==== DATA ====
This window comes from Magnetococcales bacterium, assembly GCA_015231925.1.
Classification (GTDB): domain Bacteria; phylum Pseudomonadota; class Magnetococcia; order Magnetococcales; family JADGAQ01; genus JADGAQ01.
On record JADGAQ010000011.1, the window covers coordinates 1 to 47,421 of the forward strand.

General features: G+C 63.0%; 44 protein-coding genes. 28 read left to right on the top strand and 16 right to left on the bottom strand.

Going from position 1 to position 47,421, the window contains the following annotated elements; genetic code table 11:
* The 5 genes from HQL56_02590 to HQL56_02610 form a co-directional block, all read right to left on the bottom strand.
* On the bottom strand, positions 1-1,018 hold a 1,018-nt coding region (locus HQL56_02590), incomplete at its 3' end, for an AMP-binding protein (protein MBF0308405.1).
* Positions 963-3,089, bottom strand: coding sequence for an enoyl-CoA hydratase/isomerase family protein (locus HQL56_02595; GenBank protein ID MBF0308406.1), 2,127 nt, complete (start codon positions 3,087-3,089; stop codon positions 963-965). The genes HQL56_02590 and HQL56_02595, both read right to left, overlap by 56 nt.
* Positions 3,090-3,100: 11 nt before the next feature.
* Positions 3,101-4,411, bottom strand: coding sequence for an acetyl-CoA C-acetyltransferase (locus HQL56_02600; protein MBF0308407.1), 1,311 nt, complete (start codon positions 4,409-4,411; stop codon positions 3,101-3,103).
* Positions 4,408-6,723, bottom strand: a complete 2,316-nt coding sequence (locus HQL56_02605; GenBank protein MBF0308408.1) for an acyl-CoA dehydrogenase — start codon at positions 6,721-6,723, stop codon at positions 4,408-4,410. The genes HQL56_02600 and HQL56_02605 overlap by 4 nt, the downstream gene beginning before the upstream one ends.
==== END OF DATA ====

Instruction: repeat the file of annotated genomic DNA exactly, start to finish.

This window comes from Magnetococcales bacterium, assembly GCA_015231925.1.
Classification (GTDB): domain Bacteria; phylum Pseudomonadota; class Magnetococcia; order Magnetococcales; family JADGAQ01; genus JADGAQ01.
On record JADGAQ010000011.1, the window covers coordinates 1 to 47,421 of the forward strand.

General features: G+C 63.0%; 44 protein-coding genes. 28 read left to right on the top strand and 16 right to left on the bottom strand.

Going from position 1 to position 47,421, the window contains the following annotated elements; genetic code table 11:
* The 5 genes from HQL56_02590 to HQL56_02610 form a co-directional block, all read right to left on the bottom strand.
* On the bottom strand, positions 1-1,018 hold a 1,018-nt coding region (locus HQL56_02590), incomplete at its 3' end, for an AMP-binding protein (protein MBF0308405.1).
* Positions 963-3,089, bottom strand: coding sequence for an enoyl-CoA hydratase/isomerase family protein (locus HQL56_02595; GenBank protein ID MBF0308406.1), 2,127 nt, complete (start codon positions 3,087-3,089; stop codon positions 963-965). The genes HQL56_02590 and HQL56_02595, both read right to left, overlap by 56 nt.
* Positions 3,090-3,100: 11 nt before the next feature.
* Positions 3,101-4,411, bottom strand: coding sequence for an acetyl-CoA C-acetyltransferase (locus HQL56_02600; protein MBF0308407.1), 1,311 nt, complete (start codon positions 4,409-4,411; stop codon positions 3,101-3,103).
* Positions 4,408-6,723, bottom strand: a complete 2,316-nt coding sequence (locus HQL56_02605; GenBank protein MBF0308408.1) for an acyl-CoA dehydrogenase — start codon at positions 6,721-6,723, stop codon at positions 4,408-4,410. The genes HQL56_02600 and HQL56_02605 overlap by 4 nt, the downstream gene beginning before the upstream one ends.